Yeah, my grandparents have lived in the same house their whole married life (Mom's side... Dad's moved 3 times). My parents have moved 5 times. If you don't count school housing each year, I've moved 5 already. Each time, less stuff.

area@twitter

In addition to the salient points raised in the article (more credit cards, lower minimum payments, less stigma to credit card debt), I would wager that the substantial increase in income inequality in the US since the 1970s might be a contributing factor. Not trying to duck responsibility here- I'm definitely the one who ran up my debt- but I'm a little weary of the boomer generation constantly implying that people my age are no-talent, lazy fuckups when we're both trying to get ahead and dodging the messes their generation left behind.

Well, when the job market is shitty, most people born in the mid-80s are underemployed and graduated between 2007-2010, wages haven't risen with the cost of living, and you have a ton of student loans (acquired through desperately trying to get out of the underemployment), I wonder why.

I mean, really. You mean 20-somethings are so underemployed that they don't have enough cash to live a reasonable comfortable life? Color me shocked!

every tomorrow@twitter

@S. Elizabeth Some of us from the early 80s are still in that boat. I graduated from undergrad when the economy was pretty crap, so I was like, OKAY GRAD SCHOOL! And then the recession hit partway through my MA, and now I'm out of grad school and the economy is worse than it was in 2005, but my apartment costs like 75% more than it did when I moved here in 2006 and my health insurance premiums have risen 50% (while what's covered by my policy has steadily decreased) since I started the policy 4 years ago.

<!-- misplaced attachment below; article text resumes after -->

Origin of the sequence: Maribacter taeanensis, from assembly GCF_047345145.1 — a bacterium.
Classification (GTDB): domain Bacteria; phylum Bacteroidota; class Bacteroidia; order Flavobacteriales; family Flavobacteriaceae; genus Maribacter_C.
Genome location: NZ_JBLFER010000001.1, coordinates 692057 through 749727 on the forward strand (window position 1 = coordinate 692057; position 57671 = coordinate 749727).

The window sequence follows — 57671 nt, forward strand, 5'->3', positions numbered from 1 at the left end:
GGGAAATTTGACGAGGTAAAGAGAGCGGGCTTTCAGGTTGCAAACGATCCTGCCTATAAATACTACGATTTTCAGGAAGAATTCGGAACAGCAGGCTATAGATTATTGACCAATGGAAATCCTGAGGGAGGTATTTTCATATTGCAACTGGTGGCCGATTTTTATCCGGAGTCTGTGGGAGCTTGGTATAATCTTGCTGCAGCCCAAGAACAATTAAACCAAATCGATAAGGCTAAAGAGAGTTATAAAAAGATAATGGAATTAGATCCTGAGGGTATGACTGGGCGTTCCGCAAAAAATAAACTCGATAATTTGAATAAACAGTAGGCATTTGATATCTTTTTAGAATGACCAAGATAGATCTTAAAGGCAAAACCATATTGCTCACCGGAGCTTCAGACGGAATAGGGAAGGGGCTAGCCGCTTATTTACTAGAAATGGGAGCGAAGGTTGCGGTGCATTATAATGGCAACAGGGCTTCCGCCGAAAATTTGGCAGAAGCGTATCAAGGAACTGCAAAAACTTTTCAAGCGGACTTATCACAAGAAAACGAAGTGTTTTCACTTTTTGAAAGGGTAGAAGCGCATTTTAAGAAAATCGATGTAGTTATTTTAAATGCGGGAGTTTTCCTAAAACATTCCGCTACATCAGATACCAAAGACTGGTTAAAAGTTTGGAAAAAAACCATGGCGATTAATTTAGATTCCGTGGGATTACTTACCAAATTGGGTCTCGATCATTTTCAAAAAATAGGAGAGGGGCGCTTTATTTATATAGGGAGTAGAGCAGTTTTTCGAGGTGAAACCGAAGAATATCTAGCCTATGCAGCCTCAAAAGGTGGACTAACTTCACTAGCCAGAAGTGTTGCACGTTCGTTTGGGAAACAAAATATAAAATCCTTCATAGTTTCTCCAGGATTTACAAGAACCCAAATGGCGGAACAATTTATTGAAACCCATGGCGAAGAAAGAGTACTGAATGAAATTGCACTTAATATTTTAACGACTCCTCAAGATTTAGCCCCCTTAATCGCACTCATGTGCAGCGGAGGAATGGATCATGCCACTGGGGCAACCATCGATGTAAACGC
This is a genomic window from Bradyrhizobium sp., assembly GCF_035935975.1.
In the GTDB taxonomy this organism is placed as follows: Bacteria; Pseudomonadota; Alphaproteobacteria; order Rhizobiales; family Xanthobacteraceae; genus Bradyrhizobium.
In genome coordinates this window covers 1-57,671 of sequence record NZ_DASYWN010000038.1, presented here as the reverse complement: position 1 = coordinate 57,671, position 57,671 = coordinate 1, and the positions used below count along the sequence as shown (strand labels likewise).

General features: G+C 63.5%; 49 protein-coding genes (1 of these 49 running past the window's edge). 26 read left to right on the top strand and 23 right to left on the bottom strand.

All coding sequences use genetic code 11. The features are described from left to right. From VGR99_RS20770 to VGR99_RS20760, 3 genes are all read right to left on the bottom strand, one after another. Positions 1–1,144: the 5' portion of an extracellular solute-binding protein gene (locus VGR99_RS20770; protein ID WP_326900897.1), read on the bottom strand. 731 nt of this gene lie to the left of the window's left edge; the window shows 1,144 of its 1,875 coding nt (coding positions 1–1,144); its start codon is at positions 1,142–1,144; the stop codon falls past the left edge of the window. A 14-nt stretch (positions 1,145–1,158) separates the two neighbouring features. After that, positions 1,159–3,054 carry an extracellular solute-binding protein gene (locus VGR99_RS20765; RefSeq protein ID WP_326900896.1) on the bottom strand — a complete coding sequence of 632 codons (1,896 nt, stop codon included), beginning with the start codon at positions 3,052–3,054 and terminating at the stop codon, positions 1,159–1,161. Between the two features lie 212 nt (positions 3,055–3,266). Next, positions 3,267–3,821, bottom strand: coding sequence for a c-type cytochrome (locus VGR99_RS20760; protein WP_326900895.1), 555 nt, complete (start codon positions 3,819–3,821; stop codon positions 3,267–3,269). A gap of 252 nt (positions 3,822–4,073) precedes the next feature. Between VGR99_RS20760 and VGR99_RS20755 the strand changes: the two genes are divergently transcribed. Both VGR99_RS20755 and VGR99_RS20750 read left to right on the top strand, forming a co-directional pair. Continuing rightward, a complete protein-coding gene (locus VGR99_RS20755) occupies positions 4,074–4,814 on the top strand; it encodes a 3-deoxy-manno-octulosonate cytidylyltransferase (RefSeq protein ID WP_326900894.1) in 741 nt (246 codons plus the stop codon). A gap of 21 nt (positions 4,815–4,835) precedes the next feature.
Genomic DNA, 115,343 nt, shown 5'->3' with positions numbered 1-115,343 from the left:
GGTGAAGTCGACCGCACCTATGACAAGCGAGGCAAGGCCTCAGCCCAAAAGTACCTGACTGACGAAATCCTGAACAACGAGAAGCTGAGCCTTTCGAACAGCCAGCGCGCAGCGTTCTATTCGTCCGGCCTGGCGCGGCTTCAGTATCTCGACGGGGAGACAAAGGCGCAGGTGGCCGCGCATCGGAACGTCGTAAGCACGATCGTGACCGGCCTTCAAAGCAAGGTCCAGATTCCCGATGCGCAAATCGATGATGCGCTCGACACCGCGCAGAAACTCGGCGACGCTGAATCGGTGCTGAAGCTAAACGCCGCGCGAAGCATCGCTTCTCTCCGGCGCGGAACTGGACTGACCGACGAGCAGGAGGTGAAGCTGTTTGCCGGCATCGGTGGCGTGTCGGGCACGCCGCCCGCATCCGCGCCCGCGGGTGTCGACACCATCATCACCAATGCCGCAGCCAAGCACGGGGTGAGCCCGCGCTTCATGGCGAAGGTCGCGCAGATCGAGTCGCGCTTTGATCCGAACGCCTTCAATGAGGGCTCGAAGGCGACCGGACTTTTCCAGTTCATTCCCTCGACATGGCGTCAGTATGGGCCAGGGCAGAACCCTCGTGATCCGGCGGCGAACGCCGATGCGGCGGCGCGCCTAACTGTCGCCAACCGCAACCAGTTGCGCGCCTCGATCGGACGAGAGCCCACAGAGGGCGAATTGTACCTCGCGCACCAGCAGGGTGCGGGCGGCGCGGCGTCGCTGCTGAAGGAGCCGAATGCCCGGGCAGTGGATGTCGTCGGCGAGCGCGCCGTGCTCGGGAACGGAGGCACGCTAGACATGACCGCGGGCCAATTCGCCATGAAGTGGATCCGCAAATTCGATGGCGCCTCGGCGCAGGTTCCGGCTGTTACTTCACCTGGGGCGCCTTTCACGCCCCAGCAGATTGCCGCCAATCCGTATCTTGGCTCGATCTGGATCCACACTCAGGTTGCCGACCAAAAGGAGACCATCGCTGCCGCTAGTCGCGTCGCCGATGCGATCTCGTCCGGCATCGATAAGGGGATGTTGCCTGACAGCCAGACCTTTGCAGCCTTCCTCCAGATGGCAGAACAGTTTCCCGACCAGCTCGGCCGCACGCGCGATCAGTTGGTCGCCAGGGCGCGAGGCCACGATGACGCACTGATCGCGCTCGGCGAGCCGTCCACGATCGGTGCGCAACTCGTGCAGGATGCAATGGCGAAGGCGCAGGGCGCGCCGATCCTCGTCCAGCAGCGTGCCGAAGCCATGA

I now have a master's degree and am sporadically temping because it's the only work I can get.

@every tomorrow@twitter Solidarity. I'm an '86 baby and ... yeah. It sucks.

squeee

I had a friend who's parents were "european'. They kind of taught me, more so than my parents, that a credit card is a month long loan and that carrying debt is BAD and paying in cash is GOOD. guess who paid off her student loans at age 26 and never carries a credit card balance? THIS GIRL. (but then again, guess who has ZERO savings or safety net?? THIS GIRL......)

squishycat

@squeee Yeah, I mean, I could probably pay off all my credit cards in a couple of months if I also didn't save anything or buy anything... (I *am* paying them down but then suddenly all my pants have holes in them...)

angelinha

@squeee When my dad was telling me about credit cards he never mentioned that you could keep a balance and NOT pay it off in full at the end of the month. As a 25 year old with zero credit card debt I am pleased, but sort of concerned that the alternative literally never crossed my 16 year old mind.

NeenerNeener